Sunday, September 6, 2015

Dog Grooming in the Kingdom of God

[Sermon from Sunday, Sept. 6, 2015]
It’s Labor Day weekend, the end of the “lazy, hazy days of summer.”  For some of us, this weekend means time at the lake, brats on the grill, and cold beer to wash them down.  For others of us, we’re here in church this morning; and the lectionary gives us tougher food to chew:  A reading from the Letter of James about practicing love for the poor, and a Gospel reading about Jesus bringing the kingdom of God to people outside the bounds of Jewish society.  Oh, and by the way, as we celebrate Labor Day, our city is in the midst of a political battle about labor, arguing over raising the minimum wage.  So, as much as some of us might want an end-of-summer reflection on the beauty of creation at the lake, I’m afraid God’s giving us meatier issues today. 
That minimum-wage proposal is on hold, at least for the moment.  In July, the City Council passed a measure increasing the minimum wage here to $13 an hour by 2020.  It was intended as a middle-way approach; and like many middle-way approaches, it angered people on both sides of the debate.  Church and social-justice groups are petitioning for a vote in November to raise it to $15 an hour instead; business groups are petitioning to keep it where it is; and the state Legislature will soon try to make any local minimum wage illegal.1  So it’s a complicated time.
Now, I can hear some of you thinking this isn’t a religious issue and shouldn’t be getting air time on a Sunday morning.  But I would say poverty is an issue of faith, and Scripture seems to back me up.  If you search the Bible for the words “poverty” or “poor,” you get 238 verses.  Some of the most pointed are in the Letter of James, as we heard this morning.  Of course, like any other issue of faith, the fun comes in the interpretation.  At one end of the political spectrum, people argue that raising the minimum wage would reveal the divine justice of God’s kingdom because, in Scripture and tradition, God is always trying to advance the interests of the poor.  At the other end of the political spectrum, people argue that raising the minimum wage would harm the working poor by cutting jobs and putting more people out of work; so, they would say, letting the market create opportunity is the best way to reveal God’s kingdom and answer “the cry of the poor” (Proverbs 21:14). 
Well, I don’t claim to know much with certainty, but I want to share with you three things I do know to be true. 
First, if you ask five economists about raising the minimum wage, you’ll get five different answers about the likely effects.  But probably even five economists would agree that regardless of whether we raise the minimum wage or keep it where it is, the law of unintended consequences will put up roadblocks along each side’s highway to the kingdom of God.  Raising the wage will probably cause at least some jobs to evaporate.  Not raising the wage maintains a status quo in which lots of the people who through the lunch line at the Kansas City Community Kitchen actually have jobs but don’t earn a living.  Myself, I think it should be more than $7.65 an hour.  But raising the wage, or not, will bring outcomes neither side wants to see.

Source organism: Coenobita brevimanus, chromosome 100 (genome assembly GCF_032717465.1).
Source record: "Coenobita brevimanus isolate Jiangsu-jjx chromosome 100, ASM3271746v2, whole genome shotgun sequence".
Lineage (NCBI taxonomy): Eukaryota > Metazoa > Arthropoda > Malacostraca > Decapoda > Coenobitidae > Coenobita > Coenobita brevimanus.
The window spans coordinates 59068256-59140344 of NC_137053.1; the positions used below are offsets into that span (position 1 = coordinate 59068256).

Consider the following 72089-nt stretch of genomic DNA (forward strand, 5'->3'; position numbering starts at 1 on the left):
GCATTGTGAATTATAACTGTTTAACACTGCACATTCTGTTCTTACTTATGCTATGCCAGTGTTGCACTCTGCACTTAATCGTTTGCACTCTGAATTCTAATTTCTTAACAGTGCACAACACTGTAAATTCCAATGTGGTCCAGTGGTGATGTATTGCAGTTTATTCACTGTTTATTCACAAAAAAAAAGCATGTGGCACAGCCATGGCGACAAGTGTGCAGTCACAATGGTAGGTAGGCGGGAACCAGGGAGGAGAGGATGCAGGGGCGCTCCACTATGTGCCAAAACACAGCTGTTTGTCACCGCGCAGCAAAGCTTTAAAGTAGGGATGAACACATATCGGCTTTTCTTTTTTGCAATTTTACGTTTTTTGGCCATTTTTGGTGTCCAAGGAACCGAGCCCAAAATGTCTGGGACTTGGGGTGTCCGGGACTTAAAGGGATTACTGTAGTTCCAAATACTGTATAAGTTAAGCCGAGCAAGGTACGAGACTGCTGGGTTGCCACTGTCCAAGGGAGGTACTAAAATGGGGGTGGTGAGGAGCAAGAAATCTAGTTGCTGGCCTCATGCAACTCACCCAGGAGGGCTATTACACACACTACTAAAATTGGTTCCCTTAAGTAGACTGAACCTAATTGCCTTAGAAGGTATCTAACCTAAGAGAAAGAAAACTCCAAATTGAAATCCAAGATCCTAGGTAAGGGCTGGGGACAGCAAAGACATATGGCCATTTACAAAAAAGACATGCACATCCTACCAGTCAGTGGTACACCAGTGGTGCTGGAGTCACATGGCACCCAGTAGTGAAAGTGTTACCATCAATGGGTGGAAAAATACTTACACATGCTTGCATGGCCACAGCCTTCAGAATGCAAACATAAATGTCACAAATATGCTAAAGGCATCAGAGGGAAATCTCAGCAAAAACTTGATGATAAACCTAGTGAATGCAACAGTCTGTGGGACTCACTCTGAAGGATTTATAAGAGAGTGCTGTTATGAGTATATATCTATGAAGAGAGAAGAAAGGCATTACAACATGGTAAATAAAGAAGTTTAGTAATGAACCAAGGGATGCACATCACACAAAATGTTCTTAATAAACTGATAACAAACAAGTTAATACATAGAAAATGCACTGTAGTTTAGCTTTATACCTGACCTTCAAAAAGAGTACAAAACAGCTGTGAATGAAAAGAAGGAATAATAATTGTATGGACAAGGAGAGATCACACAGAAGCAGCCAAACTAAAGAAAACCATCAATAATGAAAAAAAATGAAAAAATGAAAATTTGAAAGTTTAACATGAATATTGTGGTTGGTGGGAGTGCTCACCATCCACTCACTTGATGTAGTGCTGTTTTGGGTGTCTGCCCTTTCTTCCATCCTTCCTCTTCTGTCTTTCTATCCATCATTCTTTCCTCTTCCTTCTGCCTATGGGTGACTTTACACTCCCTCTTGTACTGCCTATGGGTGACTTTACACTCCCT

Here’s the second thing I know to be true:  In issues that quickly move to abstraction, it helps to walk in someone else’s shoes.  I have never tried to live on minimum wage.  But recently, I’ve seen this question through the eyes of someone I love – my son, Dan.  Dan works at a local country club serving food and drinks.  He’s been making more than minimum wage, $9.50 an hour.  And he loves it.  As some of you know, Dan decided not to go back to college this year but to work full-time, living in his own apartment and paying his own bills.  He loves his job, and he loves being (more or less) a grown-up.  For Dan, at 19 years old, he’s been making it just fine on $9.50 an hour.  But … he’s still on my health insurance; he doesn’t own a car; and he doesn’t have a family.  What amounts to a living wage for him now won’t be a living wage as his life changes.  He’ll need to grow into positions of greater responsibility and higher pay; and he may well need to go back to school to make that happen.  Now, here’s where it gets interesting.  Ann and I are blessed in that we could help him do that.  When he wants to go back to school, he and we probably can find a way to make that happen.  But there are thousands of people in our city who don’t have the social and financial capital even to consider a future like that.  My son can work his way up, but it’s tremendously harder for a mom at Operation Breakthrough or a guy who didn’t finish high school, someone who moves from one minimum-wage job to another.  They need something to change.
And here’s where all this becomes an issue of discipleship for us.  Throughout Scripture, God calls us to recognize the full humanity of those who live past the boundaries of our social worlds and then act to bring God’s kingdom to life among them.  In today’s Gospel reading, we see that even Jesus – being fully human as well as fully divine – even Jesus was boxed in by his social expectations.  He’s approached by a woman who’s not a Jew but who’s heard about the Spirit’s power working through Jesus; and she asks him to heal her daughter.  Before he thinks better of it, Jesus says “no” because she’s one of “those” people, a foreigner, someone outside the Jewish social world; and Jesus had come to bring God’s healing to the people of Israel.  So he calls her a “dog” and says the master’s “children” should be fed first (Mark 7:27).  Yikes – so much for warm-and-fuzzy Jesus.  But the woman’s faith makes Jesus stop short and see that, yes, she, too, is a beloved child of the Most High God – someone worthy of a miracle, someone worthy of an in-breaking of God’s ordering of things, even though she was outside Jesus’ world.  When we, too, see “those people” as children of God, we see that they have just as much claim on God’s blessings as we do.